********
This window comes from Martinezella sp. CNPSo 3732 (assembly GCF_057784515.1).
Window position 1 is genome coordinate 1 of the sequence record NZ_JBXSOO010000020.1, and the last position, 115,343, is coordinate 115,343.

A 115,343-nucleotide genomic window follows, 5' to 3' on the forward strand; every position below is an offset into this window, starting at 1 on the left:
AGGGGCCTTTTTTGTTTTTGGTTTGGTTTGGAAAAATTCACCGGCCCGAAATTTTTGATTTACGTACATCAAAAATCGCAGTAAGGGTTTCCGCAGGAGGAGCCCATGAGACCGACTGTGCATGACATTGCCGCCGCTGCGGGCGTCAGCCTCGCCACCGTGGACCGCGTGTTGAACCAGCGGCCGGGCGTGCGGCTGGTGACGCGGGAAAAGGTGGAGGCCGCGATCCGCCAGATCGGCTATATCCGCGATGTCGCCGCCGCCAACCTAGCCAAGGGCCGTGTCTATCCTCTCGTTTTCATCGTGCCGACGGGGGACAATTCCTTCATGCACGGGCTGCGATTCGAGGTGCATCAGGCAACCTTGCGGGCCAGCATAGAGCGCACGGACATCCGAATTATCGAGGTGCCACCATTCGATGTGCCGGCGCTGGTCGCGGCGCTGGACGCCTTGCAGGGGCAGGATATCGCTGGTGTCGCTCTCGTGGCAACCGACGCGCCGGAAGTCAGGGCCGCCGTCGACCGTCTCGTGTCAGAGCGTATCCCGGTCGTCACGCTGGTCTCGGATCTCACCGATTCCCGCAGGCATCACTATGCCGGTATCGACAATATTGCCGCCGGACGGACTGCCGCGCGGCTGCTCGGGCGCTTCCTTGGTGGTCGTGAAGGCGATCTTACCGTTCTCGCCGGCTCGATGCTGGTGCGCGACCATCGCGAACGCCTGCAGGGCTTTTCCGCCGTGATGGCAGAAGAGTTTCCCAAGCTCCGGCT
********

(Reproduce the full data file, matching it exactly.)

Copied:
This window comes from Martinezella sp. CNPSo 3732 (assembly GCF_057784515.1).
Window position 1 is genome coordinate 1 of the sequence record NZ_JBXSOO010000020.1, and the last position, 115,343, is coordinate 115,343.

A 115,343-nucleotide genomic window follows, 5' to 3' on the forward strand; every position below is an offset into this window, starting at 1 on the left:
AGGGGCCTTTTTTGTTTTTGGTTTGGTTTGGAAAAATTCACCGGCCCGAAATTTTTGATTTACGTACATCAAAAATCGCAGTAAGGGTTTCCGCAGGAGGAGCCCATGAGACCGACTGTGCATGACATTGCCGCCGCTGCGGGCGTCAGCCTCGCCACCGTGGACCGCGTGTTGAACCAGCGGCCGGGCGTGCGGCTGGTGACGCGGGAAAAGGTGGAGGCCGCGATCCGCCAGATCGGCTATATCCGCGATGTCGCCGCCGCCAACCTAGCCAAGGGCCGTGTCTATCCTCTCGTTTTCATCGTGCCGACGGGGGACAATTCCTTCATGCACGGGCTGCGATTCGAGGTGCATCAGGCAACCTTGCGGGCCAGCATAGAGCGCACGGACATCCGAATTATCGAGGTGCCACCATTCGATGTGCCGGCGCTGGTCGCGGCGCTGGACGCCTTGCAGGGGCAGGATATCGCTGGTGTCGCTCTCGTGGCAACCGACGCGCCGGAAGTCAGGGCCGCCGTCGACCGTCTCGTGTCAGAGCGTATCCCGGTCGTCACGCTGGTCTCGGATCTCACCGATTCCCGCAGGCATCACTATGCCGGTATCGACAATATTGCCGCCGGACGGACTGCCGCGCGGCTGCTCGGGCGCTTCCTTGGTGGTCGTGAAGGCGATCTTACCGTTCTCGCCGGCTCGATGCTGGTGCGCGACCATCGCGAACGCCTGCAGGGCTTTTCCGCCGTGATGGCAGAAGAGTTTCCCAAGCTCCGGCT